Mentions: The definition of REM sleep was further narrowed by accepting only zero activity + low δ segments longer than 20 s that were adjacent to a segment characterized by high δ + zero activity (putative NREM sleep) phase. The detected REM segments were filtered in the 𝜃 (5–12 Hz) and high γ (63–120 Hz) range and 𝜃 phases and γ magnitudes were calculated using Hilbert transforms (Figure 2C). 𝜃 phase coupled γ amplitudes were determined by calculating the difference between the min and max values of the 𝜃 phase triggered average γ magnitude. On Figures 2, 3, and 5 the γ amplitudes were normalized to the mean values across all days and then plotted as a function of days. For male and non-cycling female mice the differences in γ amplitudes were determined at 3 day intervals that approximated the time difference between the estrus and diestrus phases of cycling female mice.

Bottom Line: Here we show δ-GABAARs changes during the mouse ovarian cycle in hippocampal cell types, with enhanced expression during diestrus in principal cells and specific INs.Such recurring changes in γ magnitude were not observed in non-cycling wild-type (WT) females, cycling females lacking δ-GABAARs only on PV-INs (PV-Gabrd (-/-)), and in male mice during a time course equivalent to the ovarian cycle.Our findings may explain the impaired memory and cognitive performance experienced by women with premenstrual syndrome (PMS) or premenstrual dysphoric disorder (PMDD).

View Article: PubMed Central - PubMed

Affiliation: Department of Neurology, The David Geffen School of Medicine, University of California at Los Angeles Los Angeles, CA, USA.

ABSTRACT
GABAA receptors containing δ subunits (δ-GABAARs) are GABA-gated ion channels with extra- and perisynaptic localization, strong sensitivity to neurosteroids (NS), and a high degree of plasticity. In selective brain regions they are expressed on specific principal cells and interneurons (INs), and generate a tonic conductance that controls neuronal excitability and oscillations. Plasticity of δ-GABAARs in principal cells has been described during states of altered NS synthesis including acute stress, puberty, ovarian cycle, pregnancy and the postpartum period, with direct consequences on neuronal excitability and network dynamics. The defining network events implicated in cognitive function, memory formation and encoding are γ oscillations (30-120 Hz), a well-timed loop of excitation and inhibition between principal cells and PV-expressing INs (PV + INs). The δ-GABAARs of INs can modify γ oscillations, and a lower expression of δ-GABAARs on INs during pregnancy alters γ frequency recorded in vitro. The ovarian cycle is another physiological event with large fluctuations in NS levels and δ-GABAARs. Stages of the cycle are paralleled by swings in memory performance, cognitive function, and mood in both humans and rodents. Here we show δ-GABAARs changes during the mouse ovarian cycle in hippocampal cell types, with enhanced expression during diestrus in principal cells and specific INs. The plasticity of δ-GABAARs on PV-INs decreases the magnitude of γ oscillations continuously recorded in area CA1 throughout several days in vivo during diestrus and increases it during estrus. Such recurring changes in γ magnitude were not observed in non-cycling wild-type (WT) females, cycling females lacking δ-GABAARs only on PV-INs (PV-Gabrd (-/-)), and in male mice during a time course equivalent to the ovarian cycle. Our findings may explain the impaired memory and cognitive performance experienced by women with premenstrual syndrome (PMS) or premenstrual dysphoric disorder (PMDD).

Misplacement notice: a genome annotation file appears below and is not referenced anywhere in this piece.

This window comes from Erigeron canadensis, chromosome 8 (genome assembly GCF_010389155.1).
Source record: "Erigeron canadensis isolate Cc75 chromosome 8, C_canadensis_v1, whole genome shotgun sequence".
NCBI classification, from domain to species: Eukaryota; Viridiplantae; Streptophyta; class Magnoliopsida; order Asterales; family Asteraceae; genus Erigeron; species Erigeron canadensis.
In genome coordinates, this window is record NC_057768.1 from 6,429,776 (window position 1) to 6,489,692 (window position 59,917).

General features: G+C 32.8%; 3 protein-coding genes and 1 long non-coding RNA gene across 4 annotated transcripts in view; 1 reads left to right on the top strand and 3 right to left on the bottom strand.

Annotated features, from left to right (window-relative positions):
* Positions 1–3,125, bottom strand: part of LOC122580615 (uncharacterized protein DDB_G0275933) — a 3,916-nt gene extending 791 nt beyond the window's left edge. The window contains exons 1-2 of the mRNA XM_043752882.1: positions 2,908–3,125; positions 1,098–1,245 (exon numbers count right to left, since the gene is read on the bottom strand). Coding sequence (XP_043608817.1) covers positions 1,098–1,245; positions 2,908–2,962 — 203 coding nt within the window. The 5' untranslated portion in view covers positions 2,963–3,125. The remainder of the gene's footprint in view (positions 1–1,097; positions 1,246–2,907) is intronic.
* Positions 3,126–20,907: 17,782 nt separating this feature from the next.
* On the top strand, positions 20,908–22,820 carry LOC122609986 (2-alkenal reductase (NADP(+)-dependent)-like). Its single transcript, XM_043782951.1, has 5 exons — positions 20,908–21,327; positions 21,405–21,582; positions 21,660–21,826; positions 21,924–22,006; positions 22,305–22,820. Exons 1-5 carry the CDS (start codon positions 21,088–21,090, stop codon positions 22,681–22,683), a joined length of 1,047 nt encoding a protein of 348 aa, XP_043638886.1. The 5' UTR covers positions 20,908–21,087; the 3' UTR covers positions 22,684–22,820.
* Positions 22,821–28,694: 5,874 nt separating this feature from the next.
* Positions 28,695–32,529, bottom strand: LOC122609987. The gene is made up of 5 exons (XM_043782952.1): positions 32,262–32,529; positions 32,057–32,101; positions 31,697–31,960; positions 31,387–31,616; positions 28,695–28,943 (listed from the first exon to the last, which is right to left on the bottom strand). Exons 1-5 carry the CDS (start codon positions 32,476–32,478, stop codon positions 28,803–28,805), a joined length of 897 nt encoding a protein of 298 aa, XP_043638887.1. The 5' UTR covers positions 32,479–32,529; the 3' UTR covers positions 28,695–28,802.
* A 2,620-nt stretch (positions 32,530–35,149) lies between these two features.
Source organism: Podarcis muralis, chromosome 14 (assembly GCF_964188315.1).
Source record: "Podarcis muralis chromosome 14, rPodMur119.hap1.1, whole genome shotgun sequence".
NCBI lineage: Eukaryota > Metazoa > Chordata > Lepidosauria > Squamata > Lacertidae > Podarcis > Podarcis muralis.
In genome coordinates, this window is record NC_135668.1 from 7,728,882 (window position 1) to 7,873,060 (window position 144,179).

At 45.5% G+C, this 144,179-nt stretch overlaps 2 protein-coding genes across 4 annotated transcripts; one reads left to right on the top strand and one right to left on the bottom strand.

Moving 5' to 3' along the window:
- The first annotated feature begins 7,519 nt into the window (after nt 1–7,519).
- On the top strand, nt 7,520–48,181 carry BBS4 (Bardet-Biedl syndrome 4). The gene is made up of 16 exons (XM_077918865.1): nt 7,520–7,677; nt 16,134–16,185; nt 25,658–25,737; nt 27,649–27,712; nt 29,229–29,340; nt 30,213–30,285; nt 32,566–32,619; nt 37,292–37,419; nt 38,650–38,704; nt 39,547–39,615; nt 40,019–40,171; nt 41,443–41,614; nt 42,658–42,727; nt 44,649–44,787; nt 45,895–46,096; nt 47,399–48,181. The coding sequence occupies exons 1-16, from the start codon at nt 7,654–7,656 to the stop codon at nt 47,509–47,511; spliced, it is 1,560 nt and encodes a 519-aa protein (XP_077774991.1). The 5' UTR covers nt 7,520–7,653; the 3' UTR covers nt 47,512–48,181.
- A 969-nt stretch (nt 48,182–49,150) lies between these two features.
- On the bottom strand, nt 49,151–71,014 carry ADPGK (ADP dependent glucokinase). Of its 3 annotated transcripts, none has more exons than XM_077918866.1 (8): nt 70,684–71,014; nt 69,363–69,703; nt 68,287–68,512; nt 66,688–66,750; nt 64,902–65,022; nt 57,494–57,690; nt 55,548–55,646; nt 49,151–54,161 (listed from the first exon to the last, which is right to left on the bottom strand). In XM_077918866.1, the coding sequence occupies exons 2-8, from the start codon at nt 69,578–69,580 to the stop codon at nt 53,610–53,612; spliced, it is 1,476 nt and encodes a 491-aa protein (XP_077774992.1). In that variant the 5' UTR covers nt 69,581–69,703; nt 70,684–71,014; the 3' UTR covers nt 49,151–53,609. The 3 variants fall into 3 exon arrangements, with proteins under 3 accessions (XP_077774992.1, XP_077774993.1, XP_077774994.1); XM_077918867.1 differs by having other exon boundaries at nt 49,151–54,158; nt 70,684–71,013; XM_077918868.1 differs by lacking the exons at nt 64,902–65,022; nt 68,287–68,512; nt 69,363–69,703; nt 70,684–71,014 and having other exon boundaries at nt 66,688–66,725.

No MeSH data available.


Related in: MedlinePlus